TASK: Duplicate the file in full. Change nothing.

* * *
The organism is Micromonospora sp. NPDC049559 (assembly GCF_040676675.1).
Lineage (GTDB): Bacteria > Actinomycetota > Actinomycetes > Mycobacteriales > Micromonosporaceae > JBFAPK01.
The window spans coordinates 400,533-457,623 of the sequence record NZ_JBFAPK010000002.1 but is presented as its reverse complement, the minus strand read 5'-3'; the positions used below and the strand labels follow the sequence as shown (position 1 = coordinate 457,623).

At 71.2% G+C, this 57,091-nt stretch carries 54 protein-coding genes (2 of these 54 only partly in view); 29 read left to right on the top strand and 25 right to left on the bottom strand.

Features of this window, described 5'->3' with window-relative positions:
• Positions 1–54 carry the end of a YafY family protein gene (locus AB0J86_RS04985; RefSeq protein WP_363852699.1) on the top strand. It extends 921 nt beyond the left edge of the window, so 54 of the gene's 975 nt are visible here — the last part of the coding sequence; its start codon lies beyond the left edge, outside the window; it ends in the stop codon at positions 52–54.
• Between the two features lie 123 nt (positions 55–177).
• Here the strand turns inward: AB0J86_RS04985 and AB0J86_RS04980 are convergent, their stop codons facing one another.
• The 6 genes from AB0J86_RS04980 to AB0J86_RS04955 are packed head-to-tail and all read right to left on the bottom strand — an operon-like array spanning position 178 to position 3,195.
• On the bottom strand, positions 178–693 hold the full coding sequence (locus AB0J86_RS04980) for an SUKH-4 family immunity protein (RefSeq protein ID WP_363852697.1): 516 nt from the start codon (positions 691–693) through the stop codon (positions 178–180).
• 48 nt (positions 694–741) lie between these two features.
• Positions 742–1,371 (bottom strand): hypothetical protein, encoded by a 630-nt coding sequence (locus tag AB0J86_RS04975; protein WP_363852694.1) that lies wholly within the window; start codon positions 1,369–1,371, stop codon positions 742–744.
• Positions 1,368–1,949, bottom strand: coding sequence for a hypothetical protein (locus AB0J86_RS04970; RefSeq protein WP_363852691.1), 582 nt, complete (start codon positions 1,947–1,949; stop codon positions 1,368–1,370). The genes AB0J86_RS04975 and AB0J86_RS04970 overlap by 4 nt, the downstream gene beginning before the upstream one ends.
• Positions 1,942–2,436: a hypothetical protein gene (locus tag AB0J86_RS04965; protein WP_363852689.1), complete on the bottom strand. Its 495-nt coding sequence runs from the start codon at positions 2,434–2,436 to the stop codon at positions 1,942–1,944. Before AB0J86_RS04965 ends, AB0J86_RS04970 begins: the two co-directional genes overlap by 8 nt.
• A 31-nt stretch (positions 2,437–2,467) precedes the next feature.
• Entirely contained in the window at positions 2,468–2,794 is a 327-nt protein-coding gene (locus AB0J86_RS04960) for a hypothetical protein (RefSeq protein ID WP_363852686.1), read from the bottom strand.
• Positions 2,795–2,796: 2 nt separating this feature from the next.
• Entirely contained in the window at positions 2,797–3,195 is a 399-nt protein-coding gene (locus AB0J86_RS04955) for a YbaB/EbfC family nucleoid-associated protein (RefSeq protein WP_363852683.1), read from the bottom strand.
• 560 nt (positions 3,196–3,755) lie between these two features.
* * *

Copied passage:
The organism is Micromonospora sp. NPDC049559 (assembly GCF_040676675.1).
Lineage (GTDB): Bacteria > Actinomycetota > Actinomycetes > Mycobacteriales > Micromonosporaceae > JBFAPK01.
The window spans coordinates 400,533-457,623 of the sequence record NZ_JBFAPK010000002.1 but is presented as its reverse complement, the minus strand read 5'-3'; the positions used below and the strand labels follow the sequence as shown (position 1 = coordinate 457,623).

At 71.2% G+C, this 57,091-nt stretch carries 54 protein-coding genes (2 of these 54 only partly in view); 29 read left to right on the top strand and 25 right to left on the bottom strand.

Features of this window, described 5'->3' with window-relative positions:
• Positions 1–54 carry the end of a YafY family protein gene (locus AB0J86_RS04985; RefSeq protein WP_363852699.1) on the top strand. It extends 921 nt beyond the left edge of the window, so 54 of the gene's 975 nt are visible here — the last part of the coding sequence; its start codon lies beyond the left edge, outside the window; it ends in the stop codon at positions 52–54.
• Between the two features lie 123 nt (positions 55–177).
• Here the strand turns inward: AB0J86_RS04985 and AB0J86_RS04980 are convergent, their stop codons facing one another.
• The 6 genes from AB0J86_RS04980 to AB0J86_RS04955 are packed head-to-tail and all read right to left on the bottom strand — an operon-like array spanning position 178 to position 3,195.
• On the bottom strand, positions 178–693 hold the full coding sequence (locus AB0J86_RS04980) for an SUKH-4 family immunity protein (RefSeq protein ID WP_363852697.1): 516 nt from the start codon (positions 691–693) through the stop codon (positions 178–180).
• 48 nt (positions 694–741) lie between these two features.
• Positions 742–1,371 (bottom strand): hypothetical protein, encoded by a 630-nt coding sequence (locus tag AB0J86_RS04975; protein WP_363852694.1) that lies wholly within the window; start codon positions 1,369–1,371, stop codon positions 742–744.
• Positions 1,368–1,949, bottom strand: coding sequence for a hypothetical protein (locus AB0J86_RS04970; RefSeq protein WP_363852691.1), 582 nt, complete (start codon positions 1,947–1,949; stop codon positions 1,368–1,370). The genes AB0J86_RS04975 and AB0J86_RS04970 overlap by 4 nt, the downstream gene beginning before the upstream one ends.
• Positions 1,942–2,436: a hypothetical protein gene (locus tag AB0J86_RS04965; protein WP_363852689.1), complete on the bottom strand. Its 495-nt coding sequence runs from the start codon at positions 2,434–2,436 to the stop codon at positions 1,942–1,944. Before AB0J86_RS04965 ends, AB0J86_RS04970 begins: the two co-directional genes overlap by 8 nt.
• A 31-nt stretch (positions 2,437–2,467) precedes the next feature.
• Entirely contained in the window at positions 2,468–2,794 is a 327-nt protein-coding gene (locus AB0J86_RS04960) for a hypothetical protein (RefSeq protein ID WP_363852686.1), read from the bottom strand.
• Positions 2,795–2,796: 2 nt separating this feature from the next.
• Entirely contained in the window at positions 2,797–3,195 is a 399-nt protein-coding gene (locus AB0J86_RS04955) for a YbaB/EbfC family nucleoid-associated protein (RefSeq protein WP_363852683.1), read from the bottom strand.
• 560 nt (positions 3,196–3,755) lie between these two features.